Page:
TIME: “How to Carry Your Doctor in Your Pocket”

In a report for Time Techland staff reporter Alice Park looks at the mHealth opportunity.

Unfortunately I found the article doesn’t really present anything that comes even close to explaining how one might carry their Doctor in their pocket – unless of course you’re of the opinion that a Doctor is approximated by a bluetooth connected blood pressure cuff, a bandaid sensor or the motion-X sensor in your iPad.

Using a connected blood pressure monitor every night isn’t a substitute for a Doctor

The article shares the story of a 50-year-old patient who drives a truck more than 10,000+ miles a month but discovered he had high blood pressure at his Cleveland Clinic physicians office in 2008 and is now sending his blood pressure readings via his cellphone in a way that adds it to his EHR at the Cleveland Clinic. His wife who works there is then responsible for apparently alerting her husbands Doctor if the readings spike or drop below the normal range.

Apparently it’s “Thanks to this system, he’s been able to stay on the road despite having to adjust his dosage twice in the last four years. ‘The remote monitoring has kept me away from the doctor’s office’ he says”.

In my opinion its quite ridiculous to be suggesting that it’s healthy for a patient with such a occupation and such high blood pressure to be treated remotely with blood pressure medications for 4 years just because he’s using a connected blood pressure monitor every night before bed.

Also isn’t it obvious that it’s most likely not the bluetooth BP monitor or the cellphone that’s actually keeping him out of the Doctors office but the fact that he’s married to a Cleveland Clinic nurse?

The idea behind mHealth?

The article suggests that “the idea behind mobile medicine” is “to extend the borders of the doctor’s office into the home, the truck or wherever the patient may be”.

I can’t think of a more misleading way of thinking about the opportunity, you might as well think of the internet as a way of extending the school library into the home. Yes it does that but it’s also so much more and the bigger opportunities in mHealth are when we appreciate the new abilities mobile has as the newest mass media and how they can be used to optimise our healthcare experience (eg. sharing recordings of our vitals that are captured more regularly while away from the clinic) and to do things we could never have done before (eg using ECG analyzing games to teach ourselves how to relax, enable us to video consult with an informed Doctor from anywhere at anytime, etc).

Confusion about mHealth being a subset of Telemedicine?

It seems much of the confusion arises from the idea that mHealth is the “latest expansion of telemedicine“. Contrary to the claims in the article telemedicine never “began as a way to connect remotely located patients to high quality care by allowing doctors to fax and then send digital images across long distances” it happened long before that with voice and even before that still with data eg. in 1912 within a few years of the invention of wireless Marconi engineers on the Titanic sent MayDay messages that saved hundreds of lives, Apollo 11 Astronauts used telemedicine and they had reached the moon by 1969 (a time when fax machines still weighed 50lbs and engineers had only just started working out how to run them over normal telephone lines).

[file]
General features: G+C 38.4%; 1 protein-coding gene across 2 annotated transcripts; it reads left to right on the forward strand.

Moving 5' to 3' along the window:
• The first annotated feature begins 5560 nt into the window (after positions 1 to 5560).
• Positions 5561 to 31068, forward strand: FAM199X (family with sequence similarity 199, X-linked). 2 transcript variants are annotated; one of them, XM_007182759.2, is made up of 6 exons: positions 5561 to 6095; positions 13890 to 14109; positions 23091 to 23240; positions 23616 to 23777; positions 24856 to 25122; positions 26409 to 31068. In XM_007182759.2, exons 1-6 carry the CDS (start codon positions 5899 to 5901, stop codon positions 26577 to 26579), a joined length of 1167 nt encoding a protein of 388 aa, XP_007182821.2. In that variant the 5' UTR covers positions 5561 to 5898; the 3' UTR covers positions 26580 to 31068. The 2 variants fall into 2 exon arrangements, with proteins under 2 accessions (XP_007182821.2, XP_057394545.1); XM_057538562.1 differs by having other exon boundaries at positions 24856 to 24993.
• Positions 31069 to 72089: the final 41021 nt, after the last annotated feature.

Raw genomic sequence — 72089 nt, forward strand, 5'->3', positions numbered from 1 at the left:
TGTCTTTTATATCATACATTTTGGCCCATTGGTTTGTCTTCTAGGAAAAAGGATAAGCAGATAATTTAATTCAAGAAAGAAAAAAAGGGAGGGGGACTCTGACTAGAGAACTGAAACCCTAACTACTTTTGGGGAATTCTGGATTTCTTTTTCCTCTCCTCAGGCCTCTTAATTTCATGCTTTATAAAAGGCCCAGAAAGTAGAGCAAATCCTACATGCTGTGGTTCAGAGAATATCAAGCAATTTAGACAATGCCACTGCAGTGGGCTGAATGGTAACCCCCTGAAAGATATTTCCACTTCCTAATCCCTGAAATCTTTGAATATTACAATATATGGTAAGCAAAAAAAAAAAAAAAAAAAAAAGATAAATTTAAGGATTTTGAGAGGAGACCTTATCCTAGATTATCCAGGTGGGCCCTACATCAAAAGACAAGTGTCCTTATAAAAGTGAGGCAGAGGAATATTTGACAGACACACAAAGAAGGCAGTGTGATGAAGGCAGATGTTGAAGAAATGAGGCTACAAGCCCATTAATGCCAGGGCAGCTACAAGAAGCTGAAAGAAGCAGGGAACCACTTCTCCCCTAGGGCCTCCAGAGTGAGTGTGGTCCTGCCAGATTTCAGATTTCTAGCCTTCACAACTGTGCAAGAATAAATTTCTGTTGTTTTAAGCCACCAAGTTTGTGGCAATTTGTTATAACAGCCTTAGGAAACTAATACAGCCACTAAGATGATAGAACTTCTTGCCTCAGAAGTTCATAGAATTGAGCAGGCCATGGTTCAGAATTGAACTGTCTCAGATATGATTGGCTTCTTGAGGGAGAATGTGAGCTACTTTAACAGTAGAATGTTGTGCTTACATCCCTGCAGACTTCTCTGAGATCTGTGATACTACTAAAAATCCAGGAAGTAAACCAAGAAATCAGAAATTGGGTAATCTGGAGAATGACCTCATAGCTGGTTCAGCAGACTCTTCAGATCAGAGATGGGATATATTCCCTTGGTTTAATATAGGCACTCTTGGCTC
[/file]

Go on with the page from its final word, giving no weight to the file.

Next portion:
Are Senory Band Aid’s the best way of detecting patients have fallen or have wandered?

The report suggests enthusiasm for a “microsensor patch” being developed by Securatrac but I wonder if they’re aware that there are already mobile connected care monitors available that can already do this with zero contact whilst also providing home alarm, power supply and temperature monitoring, and all for a cost of only $100?

iPad accelorometers to determine concussion in football players

On the football field, doctors are also using mobile technology to develop a better way to assess players who may have experienced a concussion. They’re taking advantage of the accelerometer in iPads to objectively measure how much someone who has hit his head sways at the hips; the researchers who developed the app can strap an iPad to the player and objectively measure how far he moves. Doctors define anything greater than 30 degrees as the dizziness typical of a concussion. Without the app, they could only make guesses about how dizzy players were, leading not only to false positive but undiagnosed concussions as well

Once again it seems like there’s much more effective ways to do this already in the market eg. ones that aren’t as disruptive to play and don’t rely on hits being spotted in the first place (one of the major problems in this area is that the players aren’t always honest when they’ve felt dizzy as they want to continue playing).

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One Response to TIME: “How to Carry Your Doctor in Your Pocket”

  1. Pingback: Why I think all Doctors should not only be provided with free access to a service like 3G Doctor but be required to use it regularly « mHealth Insight: the blog of 3G Doctor

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